Jack Shephard was originally supposed to be played by Michael Keaton, and he was going to die in Lost’s pilot episode. After his death, the first to be killed by the smoke monster (that honor ended up going to the plane’s pilot, played by Greg Grunberg), Kate would take over as the leader and primary protagonist. This would have been surprising because it would buck conventions, killing off the heroic white male leader so that the female could take over.
J.J. Abrams and Damon Lindelof quickly changed their minds about Jack’s death, Keaton backed off so that Matthew Fox could become the character we all know, and the rest is history. Kate became just another supporting character in the show’s massive ensemble. The first thing we see in the actual pilot episode is Jack’s eye, and from that point on we stay mostly with him. »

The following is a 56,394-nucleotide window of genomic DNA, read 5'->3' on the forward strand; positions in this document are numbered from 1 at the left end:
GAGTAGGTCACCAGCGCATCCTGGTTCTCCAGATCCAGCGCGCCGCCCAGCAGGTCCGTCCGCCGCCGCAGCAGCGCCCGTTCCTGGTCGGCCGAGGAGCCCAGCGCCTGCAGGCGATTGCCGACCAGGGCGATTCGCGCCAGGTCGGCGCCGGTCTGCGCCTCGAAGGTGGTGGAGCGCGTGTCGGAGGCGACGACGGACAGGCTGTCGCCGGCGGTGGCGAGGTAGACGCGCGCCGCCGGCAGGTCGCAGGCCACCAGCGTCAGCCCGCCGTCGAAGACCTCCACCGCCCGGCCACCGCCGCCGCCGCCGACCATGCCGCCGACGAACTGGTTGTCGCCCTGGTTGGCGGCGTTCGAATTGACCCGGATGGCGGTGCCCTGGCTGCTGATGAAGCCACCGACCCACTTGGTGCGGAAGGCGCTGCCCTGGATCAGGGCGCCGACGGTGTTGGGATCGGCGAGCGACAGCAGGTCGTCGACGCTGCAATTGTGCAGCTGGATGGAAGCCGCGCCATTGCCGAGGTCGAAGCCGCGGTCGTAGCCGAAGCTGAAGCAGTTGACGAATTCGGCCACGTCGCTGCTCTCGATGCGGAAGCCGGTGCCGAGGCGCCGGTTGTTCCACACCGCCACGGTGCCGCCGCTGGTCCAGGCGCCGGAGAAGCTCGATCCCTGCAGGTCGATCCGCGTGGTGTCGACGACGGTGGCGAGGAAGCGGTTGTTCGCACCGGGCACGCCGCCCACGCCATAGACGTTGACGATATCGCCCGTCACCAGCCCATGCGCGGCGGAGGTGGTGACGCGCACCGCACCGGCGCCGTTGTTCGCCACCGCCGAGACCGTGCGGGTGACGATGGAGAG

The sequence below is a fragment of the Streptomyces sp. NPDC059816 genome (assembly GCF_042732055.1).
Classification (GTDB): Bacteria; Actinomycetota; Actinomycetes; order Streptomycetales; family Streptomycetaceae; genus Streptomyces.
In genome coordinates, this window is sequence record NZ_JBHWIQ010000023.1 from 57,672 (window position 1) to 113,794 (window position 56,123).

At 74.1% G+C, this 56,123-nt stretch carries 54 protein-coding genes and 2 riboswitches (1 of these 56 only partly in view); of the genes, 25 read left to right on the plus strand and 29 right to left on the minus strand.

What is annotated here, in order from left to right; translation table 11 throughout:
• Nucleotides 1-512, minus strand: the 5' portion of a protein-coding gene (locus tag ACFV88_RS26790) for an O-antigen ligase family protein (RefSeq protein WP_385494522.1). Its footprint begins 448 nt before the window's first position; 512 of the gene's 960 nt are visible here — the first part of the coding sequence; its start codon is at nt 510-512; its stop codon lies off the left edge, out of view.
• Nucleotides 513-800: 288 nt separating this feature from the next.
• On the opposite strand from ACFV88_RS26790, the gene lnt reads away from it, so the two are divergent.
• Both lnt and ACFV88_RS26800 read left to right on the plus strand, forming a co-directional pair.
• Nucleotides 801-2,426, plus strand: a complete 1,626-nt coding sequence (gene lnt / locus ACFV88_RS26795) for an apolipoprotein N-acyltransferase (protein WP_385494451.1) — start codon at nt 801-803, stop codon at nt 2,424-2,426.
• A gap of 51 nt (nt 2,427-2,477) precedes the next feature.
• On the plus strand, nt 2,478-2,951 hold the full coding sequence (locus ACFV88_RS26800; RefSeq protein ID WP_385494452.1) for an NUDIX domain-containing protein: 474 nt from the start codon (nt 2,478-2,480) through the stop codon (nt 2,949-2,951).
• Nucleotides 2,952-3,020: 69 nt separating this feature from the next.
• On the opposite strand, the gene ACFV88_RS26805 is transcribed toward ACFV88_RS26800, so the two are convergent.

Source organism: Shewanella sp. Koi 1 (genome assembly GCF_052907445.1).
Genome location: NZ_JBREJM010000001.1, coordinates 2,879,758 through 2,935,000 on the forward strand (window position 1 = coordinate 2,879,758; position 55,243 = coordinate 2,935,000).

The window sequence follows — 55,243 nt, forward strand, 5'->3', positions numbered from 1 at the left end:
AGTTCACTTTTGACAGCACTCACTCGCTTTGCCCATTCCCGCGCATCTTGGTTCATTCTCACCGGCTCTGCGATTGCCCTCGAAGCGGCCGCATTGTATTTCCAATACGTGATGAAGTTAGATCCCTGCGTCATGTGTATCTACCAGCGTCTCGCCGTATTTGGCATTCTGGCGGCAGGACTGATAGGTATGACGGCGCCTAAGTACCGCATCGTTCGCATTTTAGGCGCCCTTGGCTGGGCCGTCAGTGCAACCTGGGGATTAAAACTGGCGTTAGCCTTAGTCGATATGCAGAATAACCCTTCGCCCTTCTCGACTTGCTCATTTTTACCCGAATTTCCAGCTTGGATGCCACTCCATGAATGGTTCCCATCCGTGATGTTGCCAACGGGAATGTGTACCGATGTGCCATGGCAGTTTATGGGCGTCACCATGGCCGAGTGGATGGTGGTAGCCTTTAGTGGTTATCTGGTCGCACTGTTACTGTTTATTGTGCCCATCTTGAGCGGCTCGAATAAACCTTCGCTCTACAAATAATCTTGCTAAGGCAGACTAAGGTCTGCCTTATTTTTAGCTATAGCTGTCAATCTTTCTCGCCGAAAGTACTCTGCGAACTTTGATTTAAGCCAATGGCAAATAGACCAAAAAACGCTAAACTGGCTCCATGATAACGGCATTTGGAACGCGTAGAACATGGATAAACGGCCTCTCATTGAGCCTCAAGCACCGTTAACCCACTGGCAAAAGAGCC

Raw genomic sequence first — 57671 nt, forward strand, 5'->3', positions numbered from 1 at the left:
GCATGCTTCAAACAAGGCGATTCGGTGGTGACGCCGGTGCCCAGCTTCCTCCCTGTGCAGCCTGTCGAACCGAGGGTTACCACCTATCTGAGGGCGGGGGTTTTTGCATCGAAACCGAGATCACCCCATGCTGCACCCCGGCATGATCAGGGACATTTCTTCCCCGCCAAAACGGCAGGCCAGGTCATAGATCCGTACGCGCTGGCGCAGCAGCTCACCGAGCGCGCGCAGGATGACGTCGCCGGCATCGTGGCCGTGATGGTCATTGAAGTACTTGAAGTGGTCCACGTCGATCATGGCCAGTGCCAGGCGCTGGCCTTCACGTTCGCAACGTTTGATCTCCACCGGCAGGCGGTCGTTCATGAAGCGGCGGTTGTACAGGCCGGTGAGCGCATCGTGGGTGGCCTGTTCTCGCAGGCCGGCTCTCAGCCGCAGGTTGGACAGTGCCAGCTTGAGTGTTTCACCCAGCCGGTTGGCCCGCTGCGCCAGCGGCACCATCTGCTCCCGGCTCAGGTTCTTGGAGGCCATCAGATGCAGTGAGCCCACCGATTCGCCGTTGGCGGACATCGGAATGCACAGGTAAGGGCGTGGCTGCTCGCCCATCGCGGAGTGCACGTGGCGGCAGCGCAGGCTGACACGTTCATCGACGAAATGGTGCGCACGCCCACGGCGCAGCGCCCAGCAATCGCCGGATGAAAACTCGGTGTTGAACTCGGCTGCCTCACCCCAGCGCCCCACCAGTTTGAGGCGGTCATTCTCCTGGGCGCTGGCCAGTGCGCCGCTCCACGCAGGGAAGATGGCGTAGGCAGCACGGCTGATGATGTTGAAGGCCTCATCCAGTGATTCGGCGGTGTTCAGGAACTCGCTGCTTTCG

- Jake Pitre
Toronto, On. With "Lost" (and "The Adventures of Brisco County Jr," if you like) front and center on his resume, Carlton Cuse knows a thing or two relating to fanboys, but that's actually how he originally came to Guillermo del Toro and Chuck Hogan's "The Strain" series. "Almost two years ago, I was approached by Wme and asked whether I actually knew this property, 'The Strain' trilogy," Cuse recalls, sitting with a small roundtable of reporters on the Toronto set of "The Strain," which premieres on FX on July 13. "In fact, I had read the first book just as a fanboy, just because I was intrigued by it and loved Guillermo's stuff. I actually had a little bit of a relationship with Chuck Hogan. We had talked at one point about doing something else together. I really loved the book. So Wme said, 'Hey, would you consider meeting with Guillermo? »